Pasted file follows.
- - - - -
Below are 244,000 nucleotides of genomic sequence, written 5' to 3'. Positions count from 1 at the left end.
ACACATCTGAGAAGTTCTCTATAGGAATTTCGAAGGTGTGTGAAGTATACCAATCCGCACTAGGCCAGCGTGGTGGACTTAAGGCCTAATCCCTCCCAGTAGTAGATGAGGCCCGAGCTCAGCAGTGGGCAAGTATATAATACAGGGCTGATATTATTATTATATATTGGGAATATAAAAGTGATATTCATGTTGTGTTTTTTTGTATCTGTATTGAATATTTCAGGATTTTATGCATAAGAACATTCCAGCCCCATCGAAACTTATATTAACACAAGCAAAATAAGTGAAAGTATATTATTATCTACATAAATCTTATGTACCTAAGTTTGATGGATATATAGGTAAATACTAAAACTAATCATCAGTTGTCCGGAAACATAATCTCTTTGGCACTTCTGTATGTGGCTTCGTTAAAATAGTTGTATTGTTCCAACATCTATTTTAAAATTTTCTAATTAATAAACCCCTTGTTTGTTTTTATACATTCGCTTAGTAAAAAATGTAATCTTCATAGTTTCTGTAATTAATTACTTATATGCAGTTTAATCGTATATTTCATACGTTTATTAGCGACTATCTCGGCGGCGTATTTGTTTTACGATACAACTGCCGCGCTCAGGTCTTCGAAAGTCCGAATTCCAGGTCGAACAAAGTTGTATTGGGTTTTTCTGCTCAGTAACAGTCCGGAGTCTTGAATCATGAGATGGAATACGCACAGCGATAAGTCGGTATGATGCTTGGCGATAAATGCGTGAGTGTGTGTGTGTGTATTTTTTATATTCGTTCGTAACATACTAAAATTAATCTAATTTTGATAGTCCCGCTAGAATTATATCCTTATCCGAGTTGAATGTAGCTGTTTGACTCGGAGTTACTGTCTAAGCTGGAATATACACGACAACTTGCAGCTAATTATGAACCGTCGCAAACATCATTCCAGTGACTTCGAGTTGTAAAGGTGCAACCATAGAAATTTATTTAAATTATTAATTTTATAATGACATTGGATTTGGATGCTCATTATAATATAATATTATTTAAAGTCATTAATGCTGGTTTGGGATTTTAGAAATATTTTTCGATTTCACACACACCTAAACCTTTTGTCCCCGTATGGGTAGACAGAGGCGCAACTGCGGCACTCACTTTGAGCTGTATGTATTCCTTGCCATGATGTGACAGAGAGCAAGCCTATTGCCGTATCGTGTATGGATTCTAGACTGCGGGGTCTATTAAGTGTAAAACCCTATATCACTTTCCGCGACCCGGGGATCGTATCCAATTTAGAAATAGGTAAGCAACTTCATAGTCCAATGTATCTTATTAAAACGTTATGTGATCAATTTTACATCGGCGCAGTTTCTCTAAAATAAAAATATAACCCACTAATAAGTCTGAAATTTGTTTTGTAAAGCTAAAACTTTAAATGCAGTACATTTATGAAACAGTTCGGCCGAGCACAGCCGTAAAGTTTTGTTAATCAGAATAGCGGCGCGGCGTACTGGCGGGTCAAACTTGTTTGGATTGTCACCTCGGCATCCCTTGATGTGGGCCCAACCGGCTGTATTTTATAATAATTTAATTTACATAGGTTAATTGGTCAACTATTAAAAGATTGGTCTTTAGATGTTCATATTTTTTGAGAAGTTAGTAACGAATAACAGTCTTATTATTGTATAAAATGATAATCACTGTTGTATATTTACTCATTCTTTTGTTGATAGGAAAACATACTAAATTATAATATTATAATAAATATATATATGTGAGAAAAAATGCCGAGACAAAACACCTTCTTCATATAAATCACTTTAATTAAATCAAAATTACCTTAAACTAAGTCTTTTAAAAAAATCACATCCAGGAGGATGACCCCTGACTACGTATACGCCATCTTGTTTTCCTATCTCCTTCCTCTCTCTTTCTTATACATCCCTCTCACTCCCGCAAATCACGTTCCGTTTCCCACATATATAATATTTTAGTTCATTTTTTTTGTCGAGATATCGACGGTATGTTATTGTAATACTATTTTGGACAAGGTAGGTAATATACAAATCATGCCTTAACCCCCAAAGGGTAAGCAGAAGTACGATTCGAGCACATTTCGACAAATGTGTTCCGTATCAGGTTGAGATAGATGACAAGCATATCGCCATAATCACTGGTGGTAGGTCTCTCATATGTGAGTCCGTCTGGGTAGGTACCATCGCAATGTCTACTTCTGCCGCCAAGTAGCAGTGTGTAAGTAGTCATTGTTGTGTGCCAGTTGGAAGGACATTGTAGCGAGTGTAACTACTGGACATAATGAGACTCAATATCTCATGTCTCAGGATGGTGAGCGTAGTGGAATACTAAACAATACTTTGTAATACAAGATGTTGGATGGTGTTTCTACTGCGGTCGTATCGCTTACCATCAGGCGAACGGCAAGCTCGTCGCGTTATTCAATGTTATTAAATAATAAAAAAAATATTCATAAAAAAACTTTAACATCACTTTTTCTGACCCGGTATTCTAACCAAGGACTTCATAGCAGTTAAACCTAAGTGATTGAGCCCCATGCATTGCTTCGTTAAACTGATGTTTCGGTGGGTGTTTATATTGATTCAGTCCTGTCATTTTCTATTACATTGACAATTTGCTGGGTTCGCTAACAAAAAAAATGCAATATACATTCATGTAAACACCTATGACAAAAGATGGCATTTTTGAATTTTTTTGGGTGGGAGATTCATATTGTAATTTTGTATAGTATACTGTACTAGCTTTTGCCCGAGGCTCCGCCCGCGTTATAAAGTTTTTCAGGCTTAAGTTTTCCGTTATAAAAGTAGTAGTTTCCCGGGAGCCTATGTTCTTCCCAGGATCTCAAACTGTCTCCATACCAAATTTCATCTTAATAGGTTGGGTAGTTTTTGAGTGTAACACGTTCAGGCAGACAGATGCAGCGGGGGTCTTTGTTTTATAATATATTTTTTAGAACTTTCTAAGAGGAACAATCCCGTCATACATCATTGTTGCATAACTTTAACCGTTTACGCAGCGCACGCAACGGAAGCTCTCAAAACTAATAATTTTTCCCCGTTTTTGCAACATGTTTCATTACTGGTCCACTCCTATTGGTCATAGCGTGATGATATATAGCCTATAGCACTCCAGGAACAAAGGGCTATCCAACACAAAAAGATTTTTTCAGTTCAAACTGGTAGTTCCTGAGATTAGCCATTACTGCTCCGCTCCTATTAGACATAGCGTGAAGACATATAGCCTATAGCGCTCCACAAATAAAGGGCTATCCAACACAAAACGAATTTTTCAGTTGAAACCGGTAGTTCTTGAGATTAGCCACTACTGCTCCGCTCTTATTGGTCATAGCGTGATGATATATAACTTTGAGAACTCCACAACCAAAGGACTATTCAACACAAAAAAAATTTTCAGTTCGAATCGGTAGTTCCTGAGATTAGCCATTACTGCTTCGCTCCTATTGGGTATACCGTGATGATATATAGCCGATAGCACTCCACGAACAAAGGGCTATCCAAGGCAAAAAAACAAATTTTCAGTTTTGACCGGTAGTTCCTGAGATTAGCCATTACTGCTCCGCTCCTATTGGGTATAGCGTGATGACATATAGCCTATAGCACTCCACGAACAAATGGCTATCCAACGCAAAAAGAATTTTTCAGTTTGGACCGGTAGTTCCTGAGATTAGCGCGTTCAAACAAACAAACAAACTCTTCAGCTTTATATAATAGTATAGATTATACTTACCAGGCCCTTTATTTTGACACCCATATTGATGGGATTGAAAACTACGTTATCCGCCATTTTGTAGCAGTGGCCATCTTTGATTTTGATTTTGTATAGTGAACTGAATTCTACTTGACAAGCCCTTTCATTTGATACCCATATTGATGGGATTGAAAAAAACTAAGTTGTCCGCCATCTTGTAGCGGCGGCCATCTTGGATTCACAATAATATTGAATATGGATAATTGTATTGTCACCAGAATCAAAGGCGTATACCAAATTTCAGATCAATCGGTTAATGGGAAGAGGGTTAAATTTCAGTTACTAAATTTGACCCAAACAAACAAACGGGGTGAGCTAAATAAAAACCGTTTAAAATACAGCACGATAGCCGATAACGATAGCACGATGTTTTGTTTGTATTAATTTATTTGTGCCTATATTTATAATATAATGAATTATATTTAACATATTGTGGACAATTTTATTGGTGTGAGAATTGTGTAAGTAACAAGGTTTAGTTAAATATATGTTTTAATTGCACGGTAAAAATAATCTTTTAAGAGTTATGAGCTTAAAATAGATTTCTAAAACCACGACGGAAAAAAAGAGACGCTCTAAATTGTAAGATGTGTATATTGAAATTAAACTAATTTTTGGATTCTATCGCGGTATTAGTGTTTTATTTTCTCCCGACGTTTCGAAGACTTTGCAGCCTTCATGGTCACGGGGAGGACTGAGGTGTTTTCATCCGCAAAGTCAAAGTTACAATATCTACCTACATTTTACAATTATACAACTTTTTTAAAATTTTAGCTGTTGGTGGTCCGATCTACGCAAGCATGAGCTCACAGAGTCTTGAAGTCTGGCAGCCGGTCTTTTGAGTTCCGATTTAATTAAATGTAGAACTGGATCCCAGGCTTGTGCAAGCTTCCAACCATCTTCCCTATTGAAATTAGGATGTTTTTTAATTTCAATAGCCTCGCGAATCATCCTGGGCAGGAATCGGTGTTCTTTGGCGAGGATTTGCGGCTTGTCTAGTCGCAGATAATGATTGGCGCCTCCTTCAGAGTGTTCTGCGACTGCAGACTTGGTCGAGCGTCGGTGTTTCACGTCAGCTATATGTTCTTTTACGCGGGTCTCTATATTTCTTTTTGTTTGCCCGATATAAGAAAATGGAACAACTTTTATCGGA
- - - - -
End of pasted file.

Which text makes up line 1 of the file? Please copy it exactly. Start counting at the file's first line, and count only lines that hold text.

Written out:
Below are 244,000 nucleotides of genomic sequence, written 5' to 3'. Positions count from 1 at the left end.